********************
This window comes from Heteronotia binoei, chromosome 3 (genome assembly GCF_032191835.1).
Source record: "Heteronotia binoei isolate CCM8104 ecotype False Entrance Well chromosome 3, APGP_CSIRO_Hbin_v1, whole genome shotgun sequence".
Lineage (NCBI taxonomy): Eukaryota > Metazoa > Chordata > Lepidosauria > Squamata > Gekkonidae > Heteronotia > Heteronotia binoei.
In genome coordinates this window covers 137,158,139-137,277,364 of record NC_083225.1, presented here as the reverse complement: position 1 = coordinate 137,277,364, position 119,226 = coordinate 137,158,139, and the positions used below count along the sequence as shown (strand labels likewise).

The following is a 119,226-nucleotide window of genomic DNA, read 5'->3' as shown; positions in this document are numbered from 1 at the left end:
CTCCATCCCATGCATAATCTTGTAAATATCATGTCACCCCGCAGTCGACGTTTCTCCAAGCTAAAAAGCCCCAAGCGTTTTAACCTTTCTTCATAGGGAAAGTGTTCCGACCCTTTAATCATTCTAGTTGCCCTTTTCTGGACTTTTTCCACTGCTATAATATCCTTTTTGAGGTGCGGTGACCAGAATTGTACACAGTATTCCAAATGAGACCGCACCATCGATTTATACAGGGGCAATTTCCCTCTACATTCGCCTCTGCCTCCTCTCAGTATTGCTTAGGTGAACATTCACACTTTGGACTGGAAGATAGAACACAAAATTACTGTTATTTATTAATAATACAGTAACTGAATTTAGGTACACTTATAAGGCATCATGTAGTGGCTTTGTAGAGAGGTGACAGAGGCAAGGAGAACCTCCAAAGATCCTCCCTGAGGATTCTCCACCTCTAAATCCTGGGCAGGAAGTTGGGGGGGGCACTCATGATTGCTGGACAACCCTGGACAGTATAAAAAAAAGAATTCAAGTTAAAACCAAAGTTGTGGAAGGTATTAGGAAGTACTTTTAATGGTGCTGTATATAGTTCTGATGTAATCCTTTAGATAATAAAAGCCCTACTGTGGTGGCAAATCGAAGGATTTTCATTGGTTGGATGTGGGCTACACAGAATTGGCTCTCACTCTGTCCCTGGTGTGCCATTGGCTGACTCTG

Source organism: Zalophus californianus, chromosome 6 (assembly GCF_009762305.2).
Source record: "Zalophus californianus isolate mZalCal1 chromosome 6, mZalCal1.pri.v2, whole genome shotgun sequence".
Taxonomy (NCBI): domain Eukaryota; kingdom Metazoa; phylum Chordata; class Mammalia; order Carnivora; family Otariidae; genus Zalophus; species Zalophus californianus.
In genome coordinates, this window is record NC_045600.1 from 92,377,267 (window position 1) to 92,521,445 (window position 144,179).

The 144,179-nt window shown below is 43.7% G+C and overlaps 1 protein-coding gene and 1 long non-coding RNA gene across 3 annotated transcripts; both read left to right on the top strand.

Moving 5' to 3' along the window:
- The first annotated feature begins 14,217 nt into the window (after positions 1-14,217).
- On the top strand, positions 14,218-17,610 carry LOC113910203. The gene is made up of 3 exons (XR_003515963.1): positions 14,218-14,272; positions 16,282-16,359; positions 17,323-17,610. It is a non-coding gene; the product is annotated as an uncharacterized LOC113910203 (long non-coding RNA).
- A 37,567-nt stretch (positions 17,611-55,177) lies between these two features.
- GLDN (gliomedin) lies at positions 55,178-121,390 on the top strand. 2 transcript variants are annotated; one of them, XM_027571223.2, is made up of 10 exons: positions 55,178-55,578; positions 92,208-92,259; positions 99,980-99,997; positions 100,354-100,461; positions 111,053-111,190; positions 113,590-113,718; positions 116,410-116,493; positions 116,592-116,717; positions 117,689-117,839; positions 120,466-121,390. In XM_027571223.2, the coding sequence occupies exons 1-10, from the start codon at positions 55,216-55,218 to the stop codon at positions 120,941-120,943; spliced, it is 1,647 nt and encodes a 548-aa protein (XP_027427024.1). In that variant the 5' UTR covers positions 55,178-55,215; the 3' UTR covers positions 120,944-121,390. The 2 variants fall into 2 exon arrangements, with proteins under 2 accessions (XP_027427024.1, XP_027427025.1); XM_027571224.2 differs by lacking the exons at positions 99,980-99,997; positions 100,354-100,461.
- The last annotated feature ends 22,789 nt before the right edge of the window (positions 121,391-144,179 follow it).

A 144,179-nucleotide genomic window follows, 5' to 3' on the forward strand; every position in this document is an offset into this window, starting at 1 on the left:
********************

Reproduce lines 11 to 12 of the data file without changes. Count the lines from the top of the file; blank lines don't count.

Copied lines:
The 144,179-nt window shown below is 43.7% G+C and overlaps 1 protein-coding gene and 1 long non-coding RNA gene across 3 annotated transcripts; both read left to right on the top strand.

Moving 5' to 3' along the window: